details, the main mechanisms and concepts are overviewed for
completeness. In doing so, we lay emphasis on the latest de-
velopments adopting a narrative that seamlessly combines ductile
fractures in structural components and metalworking. In addition,
signicant advances have recently been made in developing more
robust models, which ultimately will reduce the many un-
certainties associated with currently used models.
The inuence of crack tip constraint and stress triaxiality on
ductile and brittle fracture is of major importance for the assess-
ment of structural integrity of many industrial components. This
assessment is usually made by using linear and nonlinear fracture
*Corresponding author. Department of Aerospace Engineering, Texas A&M
University, College Station, TX 77843-3141, USA.
** Corresponding author.
E-mail addresses: andre.pineau@mines-paristech.fr (A. Pineau), benzerga@
tamu.edu (A.A. Benzerga).
Contents lists available at ScienceDirect
Acta Materialia
journal homepage: www.elsevier.com/locate/actamat
http://dx.doi.org/10.1016/j.actamat.2015.12.034
1359-6454/©2016 Acta Materialia Inc. Published by Elsevier Ltd. All rights reserved.
Acta Materialia 107 (2016) 424e483
mechanics concepts. Compared with these concepts, micro-
mechanical models developed in the frame of the local approach to
fracture have the advantage that the corresponding material pa-
rameters for fracture can be transferred in a more general way
between various specimen geometries. In the early version of the
Gurson model for ductile fracture [9e11] , crack initiation and
propagation are a natural outcome of the local softening of the
material due to void coalescence, which starts when a critical void
volume fraction, f
c
, is reached over a characteristic distance, l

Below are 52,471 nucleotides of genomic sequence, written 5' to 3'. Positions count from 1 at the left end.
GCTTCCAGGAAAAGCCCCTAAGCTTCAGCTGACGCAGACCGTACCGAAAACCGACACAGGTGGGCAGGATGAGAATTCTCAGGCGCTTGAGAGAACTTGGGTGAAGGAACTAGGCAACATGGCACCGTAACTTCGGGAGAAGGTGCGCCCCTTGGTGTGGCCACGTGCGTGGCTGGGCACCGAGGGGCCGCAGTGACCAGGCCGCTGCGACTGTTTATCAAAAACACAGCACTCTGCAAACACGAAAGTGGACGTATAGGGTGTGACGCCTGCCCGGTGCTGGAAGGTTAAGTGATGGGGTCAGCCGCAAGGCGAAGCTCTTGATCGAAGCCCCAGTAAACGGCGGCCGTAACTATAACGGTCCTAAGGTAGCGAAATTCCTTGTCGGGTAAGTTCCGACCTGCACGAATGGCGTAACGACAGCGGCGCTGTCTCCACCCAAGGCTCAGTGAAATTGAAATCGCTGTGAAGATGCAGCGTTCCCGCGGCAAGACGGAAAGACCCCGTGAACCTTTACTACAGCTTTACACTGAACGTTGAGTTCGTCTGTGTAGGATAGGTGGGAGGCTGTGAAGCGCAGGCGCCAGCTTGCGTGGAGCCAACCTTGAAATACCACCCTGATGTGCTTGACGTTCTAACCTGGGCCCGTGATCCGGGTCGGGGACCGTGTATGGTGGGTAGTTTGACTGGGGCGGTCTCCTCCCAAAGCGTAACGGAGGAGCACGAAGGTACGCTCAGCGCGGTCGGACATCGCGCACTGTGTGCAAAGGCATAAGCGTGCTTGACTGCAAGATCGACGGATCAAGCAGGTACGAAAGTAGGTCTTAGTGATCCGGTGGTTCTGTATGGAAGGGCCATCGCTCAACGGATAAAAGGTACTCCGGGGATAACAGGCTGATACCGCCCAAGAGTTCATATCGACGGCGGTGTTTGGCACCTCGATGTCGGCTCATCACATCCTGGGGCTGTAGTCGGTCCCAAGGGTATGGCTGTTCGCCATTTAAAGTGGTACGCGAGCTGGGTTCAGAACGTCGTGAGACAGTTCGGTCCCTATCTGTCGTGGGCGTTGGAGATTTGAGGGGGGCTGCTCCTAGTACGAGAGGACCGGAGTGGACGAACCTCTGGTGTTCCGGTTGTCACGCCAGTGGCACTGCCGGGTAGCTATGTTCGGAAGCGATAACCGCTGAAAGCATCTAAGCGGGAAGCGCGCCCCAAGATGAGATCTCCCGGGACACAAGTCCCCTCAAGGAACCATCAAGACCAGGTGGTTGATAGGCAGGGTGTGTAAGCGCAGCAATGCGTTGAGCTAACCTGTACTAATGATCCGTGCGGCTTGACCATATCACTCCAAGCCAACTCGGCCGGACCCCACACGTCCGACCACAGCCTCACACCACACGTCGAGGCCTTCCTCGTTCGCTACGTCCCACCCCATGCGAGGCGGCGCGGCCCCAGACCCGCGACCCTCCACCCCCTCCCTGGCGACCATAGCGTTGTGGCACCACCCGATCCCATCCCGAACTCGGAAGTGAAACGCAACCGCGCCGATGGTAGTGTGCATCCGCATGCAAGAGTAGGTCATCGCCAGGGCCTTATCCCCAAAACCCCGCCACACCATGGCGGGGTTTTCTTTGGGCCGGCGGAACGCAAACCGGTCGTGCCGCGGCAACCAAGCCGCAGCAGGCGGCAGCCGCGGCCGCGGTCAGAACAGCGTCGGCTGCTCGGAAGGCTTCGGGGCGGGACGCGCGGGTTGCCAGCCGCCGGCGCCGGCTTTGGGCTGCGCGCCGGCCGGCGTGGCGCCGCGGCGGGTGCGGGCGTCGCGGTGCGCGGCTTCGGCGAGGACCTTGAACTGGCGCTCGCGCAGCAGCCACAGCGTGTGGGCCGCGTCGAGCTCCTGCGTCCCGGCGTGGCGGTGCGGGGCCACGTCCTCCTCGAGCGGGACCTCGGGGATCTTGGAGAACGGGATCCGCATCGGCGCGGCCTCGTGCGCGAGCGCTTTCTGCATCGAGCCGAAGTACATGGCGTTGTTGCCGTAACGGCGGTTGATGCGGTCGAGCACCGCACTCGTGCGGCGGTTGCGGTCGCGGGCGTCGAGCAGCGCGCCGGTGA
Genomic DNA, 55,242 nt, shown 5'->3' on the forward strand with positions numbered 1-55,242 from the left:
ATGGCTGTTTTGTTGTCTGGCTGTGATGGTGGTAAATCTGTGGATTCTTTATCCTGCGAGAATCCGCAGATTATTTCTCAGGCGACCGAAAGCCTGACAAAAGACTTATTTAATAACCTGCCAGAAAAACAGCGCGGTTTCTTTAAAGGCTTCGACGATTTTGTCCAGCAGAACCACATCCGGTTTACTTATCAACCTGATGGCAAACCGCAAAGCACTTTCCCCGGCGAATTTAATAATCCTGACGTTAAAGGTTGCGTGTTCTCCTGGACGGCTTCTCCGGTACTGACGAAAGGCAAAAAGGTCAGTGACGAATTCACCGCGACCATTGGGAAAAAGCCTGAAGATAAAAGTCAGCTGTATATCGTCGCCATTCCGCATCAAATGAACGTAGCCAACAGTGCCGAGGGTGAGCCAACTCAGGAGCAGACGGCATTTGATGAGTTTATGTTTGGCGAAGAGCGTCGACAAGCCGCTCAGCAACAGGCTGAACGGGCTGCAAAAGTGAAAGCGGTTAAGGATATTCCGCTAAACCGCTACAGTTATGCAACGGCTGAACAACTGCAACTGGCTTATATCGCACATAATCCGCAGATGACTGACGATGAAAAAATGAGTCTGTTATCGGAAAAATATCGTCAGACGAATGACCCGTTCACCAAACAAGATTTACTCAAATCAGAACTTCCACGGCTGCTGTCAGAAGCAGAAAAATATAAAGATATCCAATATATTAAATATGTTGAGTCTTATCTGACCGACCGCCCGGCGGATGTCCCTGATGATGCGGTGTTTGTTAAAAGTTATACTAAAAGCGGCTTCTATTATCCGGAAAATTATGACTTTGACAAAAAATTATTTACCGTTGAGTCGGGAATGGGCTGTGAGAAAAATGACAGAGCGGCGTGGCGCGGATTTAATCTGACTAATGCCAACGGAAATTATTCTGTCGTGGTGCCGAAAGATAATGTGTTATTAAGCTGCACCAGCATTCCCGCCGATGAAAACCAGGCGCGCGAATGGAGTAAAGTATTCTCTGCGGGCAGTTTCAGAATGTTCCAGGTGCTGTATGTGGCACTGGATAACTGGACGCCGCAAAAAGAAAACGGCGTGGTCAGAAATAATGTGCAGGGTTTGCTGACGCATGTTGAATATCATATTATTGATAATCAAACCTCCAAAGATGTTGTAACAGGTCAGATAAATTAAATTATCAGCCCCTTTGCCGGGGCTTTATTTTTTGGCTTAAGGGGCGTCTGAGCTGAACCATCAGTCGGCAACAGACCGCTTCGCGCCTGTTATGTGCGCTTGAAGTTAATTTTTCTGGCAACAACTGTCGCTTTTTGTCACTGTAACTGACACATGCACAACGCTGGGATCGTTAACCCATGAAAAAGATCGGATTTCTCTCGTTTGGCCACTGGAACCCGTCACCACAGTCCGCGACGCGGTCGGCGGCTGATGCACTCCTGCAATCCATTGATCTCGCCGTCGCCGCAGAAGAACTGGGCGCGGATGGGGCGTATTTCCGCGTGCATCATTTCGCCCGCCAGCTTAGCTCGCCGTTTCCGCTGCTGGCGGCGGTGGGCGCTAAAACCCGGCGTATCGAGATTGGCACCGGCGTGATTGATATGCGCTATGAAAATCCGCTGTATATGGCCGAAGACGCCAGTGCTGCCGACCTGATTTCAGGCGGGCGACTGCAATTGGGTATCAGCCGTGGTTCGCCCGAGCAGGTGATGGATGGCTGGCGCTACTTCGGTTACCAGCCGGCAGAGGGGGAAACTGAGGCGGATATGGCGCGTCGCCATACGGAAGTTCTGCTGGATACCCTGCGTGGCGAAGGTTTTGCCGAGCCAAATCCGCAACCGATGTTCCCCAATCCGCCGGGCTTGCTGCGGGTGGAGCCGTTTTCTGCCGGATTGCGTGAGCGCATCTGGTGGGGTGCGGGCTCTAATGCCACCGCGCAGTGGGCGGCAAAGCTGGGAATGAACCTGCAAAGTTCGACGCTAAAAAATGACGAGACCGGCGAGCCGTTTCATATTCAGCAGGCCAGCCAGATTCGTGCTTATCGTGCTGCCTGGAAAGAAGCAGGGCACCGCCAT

c
.In
principle, the parameters f
c
and l
c
can be determined from rather
simple tests such as tensile tests using smooth and notched round
bars in combination with numerical analyses of these tests, or from
micromechanical models. Similarly, the Weibull stress model
originally proposed by Beremin [5] provides a framework to
quantify the complex interactions among specimen size and ge-
ometry deformation level and material ow properties when
dealing with brittle (cleavage or intergranular) fracture. The Bere-
min model in its simplest form also uses two parameters only.
The identication and determination of the damage parameters
in the Gurson or in the Beremin model require a hybrid method-
ology of combined testing and numerical simulation. The full
description of this methodology is out of the scope of the present
paper. More details can be found elsewhere [6]. Here it is enough to
say that, contrary to the classical fracture mechanics methodology,
the local approach to fracture is not subject to any size requirement
for the specimens as long as the same fracture phenomena occur.
This article is organized according to failure modes: cleavage,
intergranular, and ductile fracture. In the part devoted to cleavage
the early theories for this mode of failure are briey presented rst.
Then more recent theoretical developments are presented and
applied to ferritic steels and other metals with either a BCC or HCP
structure. Intergranular fracture in ferritic steels is also briey
reviewed. Then, ductile fracture is presented in some detail.
2. Cleavage fracture
2.1. Preliminary remarks
Cleavage fracture preferentially occurs over dense atomic planes
(See Table 1). Three fracture surfaces observed on ferritic steels are
shown in Fig. 1a, b, c. These micrographs reveal that the orientation
of cleavage facets, change when they cross sub-boundaries, twin
boundaries or grain boundaries. Steps or ridges appear on the
fracture surface to compensate for the local misorientation, in
particular at grain boundaries. The crossing of grain boundaries by
cleavage cracks is analyzed in more detail in the following. For BCC
metals and in the case of mechanical twins, these steps look like
indentation marks which are named tongues(Fig. 1c). In order to
maintain the equilibrium of the crack front, the nearest steps gather
to form a single step of higher height leading to the formation of
riversas observed in Fig. 1a and b. These rivers align with the
direction of the local propagation of the cleavage cracks. On a
macroscopic scale the surfaces of the cleavage facets tend to be
normal to the maximum principal stress (mode I fracture).
Intergranular fracture corresponds to another brittle mode of
failure observed in polycrystalline metals. This mode of failure is
often observed when the segregation of impurities such as P, As, S,
etc at grain boundaries takes place (See e.g. Ref. [12]). The
transition between cleavage and intergranular fracture takes place
when the ratio R
CI
is lower than one [3]. This ratio is dened as
R
CI
¼1:20 g
b
2g
S
(1)
where g
b
is the free energy (per unit area) of the boundary and g
S
the free energy of a surface exposed by cleavage. Cottrell [13e15]
has shown that, in pure metals, g